Diva Richards at the start of her session.
Unfortunately a time turner hasn’t made its way to Philly yet so I had to choose a few sessions that really spoke to me. I went with Killer Kardio with Diva Richards, Mid-Morn Workout Jawn (there’s that word!) with Mark Donohue, and Vinyasa Yoga with Brittany and Gillian.
Jen during the Kettlebell Kundalini session – this was limited to 50 participants because kettlebells were provided and Jen got the last spot! Score!
The sessions were no joke. I thought that they might get progressively easier through the day but nope. They did not. The intensity was strong from start to finish but the words were encouraging and we were reminded to do our best and to think of where we are in our own journey.
There was everything from kickboxing moves to burpees to oh, approximately one billion squats. Mark Donohue played Flowerand with every “down” we had to do a squat and hold it until the word “up” was said. I might have been cursing.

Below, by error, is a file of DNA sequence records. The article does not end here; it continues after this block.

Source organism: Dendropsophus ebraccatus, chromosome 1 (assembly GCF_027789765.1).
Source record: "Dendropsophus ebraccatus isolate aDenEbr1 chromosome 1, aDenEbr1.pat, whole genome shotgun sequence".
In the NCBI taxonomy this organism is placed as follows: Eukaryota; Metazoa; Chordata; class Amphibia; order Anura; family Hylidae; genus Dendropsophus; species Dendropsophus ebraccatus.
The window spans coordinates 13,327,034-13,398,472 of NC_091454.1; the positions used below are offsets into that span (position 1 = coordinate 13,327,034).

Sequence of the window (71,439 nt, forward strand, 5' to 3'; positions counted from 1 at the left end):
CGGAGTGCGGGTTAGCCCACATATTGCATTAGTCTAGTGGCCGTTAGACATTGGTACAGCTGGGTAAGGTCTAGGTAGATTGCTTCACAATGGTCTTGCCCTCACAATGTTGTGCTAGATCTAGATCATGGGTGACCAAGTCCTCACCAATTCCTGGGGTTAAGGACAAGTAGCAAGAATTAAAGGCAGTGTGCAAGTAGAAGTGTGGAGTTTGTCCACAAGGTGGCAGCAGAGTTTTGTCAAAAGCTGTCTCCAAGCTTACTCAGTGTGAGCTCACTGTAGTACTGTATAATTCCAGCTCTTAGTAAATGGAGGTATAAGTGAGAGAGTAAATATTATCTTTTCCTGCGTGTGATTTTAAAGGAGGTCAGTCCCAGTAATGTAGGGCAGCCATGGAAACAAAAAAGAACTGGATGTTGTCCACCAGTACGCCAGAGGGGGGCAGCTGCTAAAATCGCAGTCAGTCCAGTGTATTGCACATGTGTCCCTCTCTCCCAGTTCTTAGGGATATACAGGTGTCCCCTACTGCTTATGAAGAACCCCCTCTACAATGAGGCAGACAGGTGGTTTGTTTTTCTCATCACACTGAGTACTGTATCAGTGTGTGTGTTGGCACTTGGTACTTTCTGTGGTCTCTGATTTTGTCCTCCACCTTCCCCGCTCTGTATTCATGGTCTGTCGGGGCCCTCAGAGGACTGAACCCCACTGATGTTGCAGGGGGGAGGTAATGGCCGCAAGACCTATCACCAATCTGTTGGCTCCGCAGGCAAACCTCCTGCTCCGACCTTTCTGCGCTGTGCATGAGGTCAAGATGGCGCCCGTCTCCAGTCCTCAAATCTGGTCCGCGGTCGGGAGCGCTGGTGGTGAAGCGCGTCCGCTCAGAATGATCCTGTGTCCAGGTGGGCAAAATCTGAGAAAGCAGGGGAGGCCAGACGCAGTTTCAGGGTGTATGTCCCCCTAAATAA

We did planks, planks, and more planks, and in between the planks, since we were down there, we did pushups.
The biggest surprise for me was how difficult the yoga session was for me. Because, hello, YOGA. I can handle yoga, right? But my foot was already tired from the rest of the sessions and didn’t want to ground itself.
It made for a wobbly experience and there were a few times I had to chill in Child’s Pose rather than take part in all the poses. It made me angry. Yoga isn’t supposed to make you angry, I know. But it did. I think it’s mainly that I’m so used to reminding myself “I can and I will” and I couldn’t, right then and there.
However, thanks to the gentle reminders from Gillian and Brittany, I was able to focus on what I was able to do within those moments and let the rest go.
I’m sure I’m forgetting something or many things. Oh, like the vegan Watermelon What What drink from Gangster Vegan Organicsthat was pretty gosh darn awesome.